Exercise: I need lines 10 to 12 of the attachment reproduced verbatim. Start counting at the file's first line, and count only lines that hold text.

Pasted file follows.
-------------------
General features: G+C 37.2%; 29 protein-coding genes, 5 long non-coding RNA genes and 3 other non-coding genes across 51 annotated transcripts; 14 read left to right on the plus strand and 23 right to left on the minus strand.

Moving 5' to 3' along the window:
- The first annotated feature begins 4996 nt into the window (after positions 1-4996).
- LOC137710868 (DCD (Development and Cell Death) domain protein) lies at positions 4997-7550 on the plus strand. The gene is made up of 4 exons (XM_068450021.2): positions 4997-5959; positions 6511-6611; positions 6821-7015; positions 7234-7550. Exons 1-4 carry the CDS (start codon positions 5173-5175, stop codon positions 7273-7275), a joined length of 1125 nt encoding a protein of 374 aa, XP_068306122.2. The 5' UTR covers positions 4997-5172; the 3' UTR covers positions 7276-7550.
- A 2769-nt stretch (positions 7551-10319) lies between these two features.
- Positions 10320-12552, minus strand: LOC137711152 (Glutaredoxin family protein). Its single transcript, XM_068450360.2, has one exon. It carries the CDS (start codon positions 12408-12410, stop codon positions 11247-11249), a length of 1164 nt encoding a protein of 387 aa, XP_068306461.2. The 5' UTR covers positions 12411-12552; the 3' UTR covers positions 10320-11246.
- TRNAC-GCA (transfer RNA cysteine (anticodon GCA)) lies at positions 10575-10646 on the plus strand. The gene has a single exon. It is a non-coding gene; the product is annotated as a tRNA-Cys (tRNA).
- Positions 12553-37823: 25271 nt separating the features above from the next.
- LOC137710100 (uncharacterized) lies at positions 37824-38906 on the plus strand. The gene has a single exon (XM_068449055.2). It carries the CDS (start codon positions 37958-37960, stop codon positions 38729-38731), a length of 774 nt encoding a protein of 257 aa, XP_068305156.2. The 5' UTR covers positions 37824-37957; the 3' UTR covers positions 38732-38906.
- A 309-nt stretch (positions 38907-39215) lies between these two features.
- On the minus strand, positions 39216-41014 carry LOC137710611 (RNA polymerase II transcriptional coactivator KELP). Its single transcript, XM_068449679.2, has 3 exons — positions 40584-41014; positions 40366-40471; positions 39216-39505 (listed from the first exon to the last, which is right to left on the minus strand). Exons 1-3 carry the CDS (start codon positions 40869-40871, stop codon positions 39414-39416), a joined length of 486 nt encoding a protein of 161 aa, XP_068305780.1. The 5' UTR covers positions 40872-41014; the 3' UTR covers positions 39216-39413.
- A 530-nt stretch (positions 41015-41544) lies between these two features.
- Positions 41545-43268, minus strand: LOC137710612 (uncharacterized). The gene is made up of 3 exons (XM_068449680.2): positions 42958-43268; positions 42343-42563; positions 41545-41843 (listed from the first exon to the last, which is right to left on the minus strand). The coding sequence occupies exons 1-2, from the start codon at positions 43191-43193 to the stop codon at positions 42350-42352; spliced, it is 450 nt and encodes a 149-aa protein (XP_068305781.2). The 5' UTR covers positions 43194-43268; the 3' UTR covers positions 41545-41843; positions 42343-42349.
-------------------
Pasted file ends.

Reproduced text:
- A 309-nt stretch (positions 38907-39215) lies between these two features.
- On the minus strand, positions 39216-41014 carry LOC137710611 (RNA polymerase II transcriptional coactivator KELP). Its single transcript, XM_068449679.2, has 3 exons — positions 40584-41014; positions 40366-40471; positions 39216-39505 (listed from the first exon to the last, which is right to left on the minus strand). Exons 1-3 carry the CDS (start codon positions 40869-40871, stop codon positions 39414-39416), a joined length of 486 nt encoding a protein of 161 aa, XP_068305780.1. The 5' UTR covers positions 40872-41014; the 3' UTR covers positions 39216-39413.
- A 530-nt stretch (positions 41015-41544) lies between these two features.